After weeks of toiling on Hillary Clinton‘s behalf, Arden resident Stan Safian saw the stars beginning to align for her last week.
Clinton edged past opponent Barack Obama by nearly 10 points in the Pennsylvania primary, a contest pundits were calling a must-win for the New York senator. The next day, Hillary’s friend Ann Jordan, wife of longtime Bill Clinton adviser Vernon Jordan, came to Asheville to warm up the local crowd.
Safian, a recent transplant from Long Island, has been a Clinton supporter since the former first lady ran for the Senate in 2000. The day before Sen. Clinton arrived for a campaign appearance here, Safian stood in the central room of a house at 24 Arlington St., which had recently been converted into Clinton’s Asheville campaign office. Jordan’s talk had just ended, and Clinton supporters—mostly mature women—were passing in and out of the house.
“The support that we’re getting from women in their 50s and 60s is amazing,” noted Safian. Part of Clinton’s drawing power for that age group, he suggested, stems from her support for universal health care. “We have met people down here—friends—who are 60 years old and are working at Home Depot just for the health insurance,” he said incredulously. “They’re waiting to turn 65 just for Medicare. It shouldn’t be. It just shouldn’t be.”
Until a half-dozen paid Clinton staffers arrived in Asheville a few weeks ago, the campaign’s local arm had been strictly a grass-roots, all-volunteer affair, and supplies were understandably limited. But two days before the candidate’s appearance, a pair of U-Haul trucks brought in signs and other promotional materials left over from another primary. There were also laptop computers, boxes of cell phones and hundreds of “Team Hillary” T-shirts.
Inside headquarters, the walls were covered with sign-up sheets, volunteer protocols, scores of sticky notes and maps of Western North Carolina.
“Women believe in Hillary because she’s a fighter,” said a smiling Maggi Zadek, perched on a folding chair nearby. Another New York-to-Asheville transplant, Zadek wore a fuchsia T-shirt with an image of Clinton done Che Guevara style.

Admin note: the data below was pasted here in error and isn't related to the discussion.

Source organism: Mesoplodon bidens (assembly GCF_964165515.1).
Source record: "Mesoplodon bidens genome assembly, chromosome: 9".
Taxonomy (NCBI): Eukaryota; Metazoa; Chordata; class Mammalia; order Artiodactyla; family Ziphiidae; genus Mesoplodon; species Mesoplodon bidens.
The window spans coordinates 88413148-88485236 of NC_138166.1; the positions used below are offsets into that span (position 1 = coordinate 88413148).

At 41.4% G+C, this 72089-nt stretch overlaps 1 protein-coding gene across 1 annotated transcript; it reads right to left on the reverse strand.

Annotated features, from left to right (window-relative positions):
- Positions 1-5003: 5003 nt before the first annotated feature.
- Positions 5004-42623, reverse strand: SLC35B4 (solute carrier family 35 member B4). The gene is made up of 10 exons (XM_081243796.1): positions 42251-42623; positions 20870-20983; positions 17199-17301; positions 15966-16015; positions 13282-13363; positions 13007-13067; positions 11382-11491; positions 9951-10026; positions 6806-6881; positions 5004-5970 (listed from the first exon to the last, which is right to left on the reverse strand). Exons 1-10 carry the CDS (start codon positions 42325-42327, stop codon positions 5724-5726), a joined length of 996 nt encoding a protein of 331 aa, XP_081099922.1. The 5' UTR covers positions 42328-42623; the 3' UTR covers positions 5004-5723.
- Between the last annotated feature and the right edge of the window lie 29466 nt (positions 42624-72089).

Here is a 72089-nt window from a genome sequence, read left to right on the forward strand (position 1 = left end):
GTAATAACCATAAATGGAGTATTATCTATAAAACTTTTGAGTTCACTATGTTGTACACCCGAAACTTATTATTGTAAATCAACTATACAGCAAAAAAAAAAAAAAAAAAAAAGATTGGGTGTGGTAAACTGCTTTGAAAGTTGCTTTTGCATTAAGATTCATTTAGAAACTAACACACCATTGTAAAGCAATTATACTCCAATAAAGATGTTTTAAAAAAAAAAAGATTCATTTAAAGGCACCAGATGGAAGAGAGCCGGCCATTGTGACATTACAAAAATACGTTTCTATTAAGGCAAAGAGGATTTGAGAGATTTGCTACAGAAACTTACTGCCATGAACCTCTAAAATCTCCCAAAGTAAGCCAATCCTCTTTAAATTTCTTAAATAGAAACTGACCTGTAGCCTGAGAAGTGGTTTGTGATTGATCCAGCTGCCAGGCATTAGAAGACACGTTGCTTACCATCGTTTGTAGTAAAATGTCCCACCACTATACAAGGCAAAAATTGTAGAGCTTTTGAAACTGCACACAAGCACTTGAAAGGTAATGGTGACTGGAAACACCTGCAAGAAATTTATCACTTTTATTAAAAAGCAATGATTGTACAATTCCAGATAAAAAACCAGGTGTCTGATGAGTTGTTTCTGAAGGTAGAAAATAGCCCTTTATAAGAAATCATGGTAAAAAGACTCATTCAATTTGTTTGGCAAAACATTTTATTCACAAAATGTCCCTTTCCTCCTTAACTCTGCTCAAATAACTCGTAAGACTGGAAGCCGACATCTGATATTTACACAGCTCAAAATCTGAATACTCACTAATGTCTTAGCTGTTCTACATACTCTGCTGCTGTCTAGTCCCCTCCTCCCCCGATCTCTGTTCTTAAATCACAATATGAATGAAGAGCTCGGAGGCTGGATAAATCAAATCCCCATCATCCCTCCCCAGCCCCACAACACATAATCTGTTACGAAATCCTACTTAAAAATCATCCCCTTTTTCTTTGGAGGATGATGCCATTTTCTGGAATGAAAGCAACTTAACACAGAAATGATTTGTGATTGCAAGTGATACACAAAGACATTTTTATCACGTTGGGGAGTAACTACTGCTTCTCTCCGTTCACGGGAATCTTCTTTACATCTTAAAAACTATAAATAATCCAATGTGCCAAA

“She’s a feminine warrior,” said Zadek. “She gets knocked down, she gets back up. She’s everything we dreamed we could be.”
The big show
On April 24, Thomas Wolfe Auditorium was at near-capacity. Banners and signs proclaimed messages like “SMOKEY [sic] MOUNTAINS FOR HILLARY” and “MY MOM VOTED FOR YOU IN PA. I’M VOTING FOR YOU IN NC.”
Sometime after 9 p.m., a side curtain parted and Clinton crossed the stage, joining a cadre of retired military leaders that included Gen. Hugh Shelton, former head of the Joint Chiefs of Staff, all seated in front of a divider that said, “Solutions for a Strong Military.”
During a detailed, 30-minute speech, Clinton offered a point-by-point look at the policies she said her administration would concern itself with: Rebuilding “accountability in the White House”; withdrawing from Iraq; ending dependence on foreign oil and tax benefits for companies that ship jobs overseas; restoring fairness to the tax code; reviewing the nation’s trade policies; establishing “Build America Bonds” to fix the national infrastructure; and combating global warming.
“Some people say, ‘Can we do that?’” Clinton said about halting climate change. “And I say we do not have a choice—our future, our planet, depend on it.”
If some of the evening’s military talk seemed lost on the Asheville crowd (Brig. Gen. John Watkins’ opening observation that “If [Clinton] has to pull the trigger, she’ll pull it” skittered and died on the auditorium’s floor), the mere mention of the words “affordable health care” brought a standing ovation. And Clinton’s assertion that she would create a national early learning program and “bring an end to No Child Left Behind” caused a clamor of applause and shouting. Her final words, “Let’s go, North Carolina!” were absorbed in an oceanic roar.
Still, with the primary more than a week away and polls showing Obama ahead here, it was evident that there was much work to be done. Clinton volunteer Ann Wechter of Fairview, who stood for hours before the speech holding a hand-lettered sign reading “GROUP SEATING,” was looking more than a little fatigued by the end. Among her other campaign duties, said Wechter, she’d volunteered to get supplies for a Sunday “bagel brunch” at the Arlington Street headquarters.
“Food is a good magnet,” Wechter observed, adding that she hadn’t yet settled on a bagel supplier. “I’m going out tomorrow to comparison-shop,” she said, smiling weakly.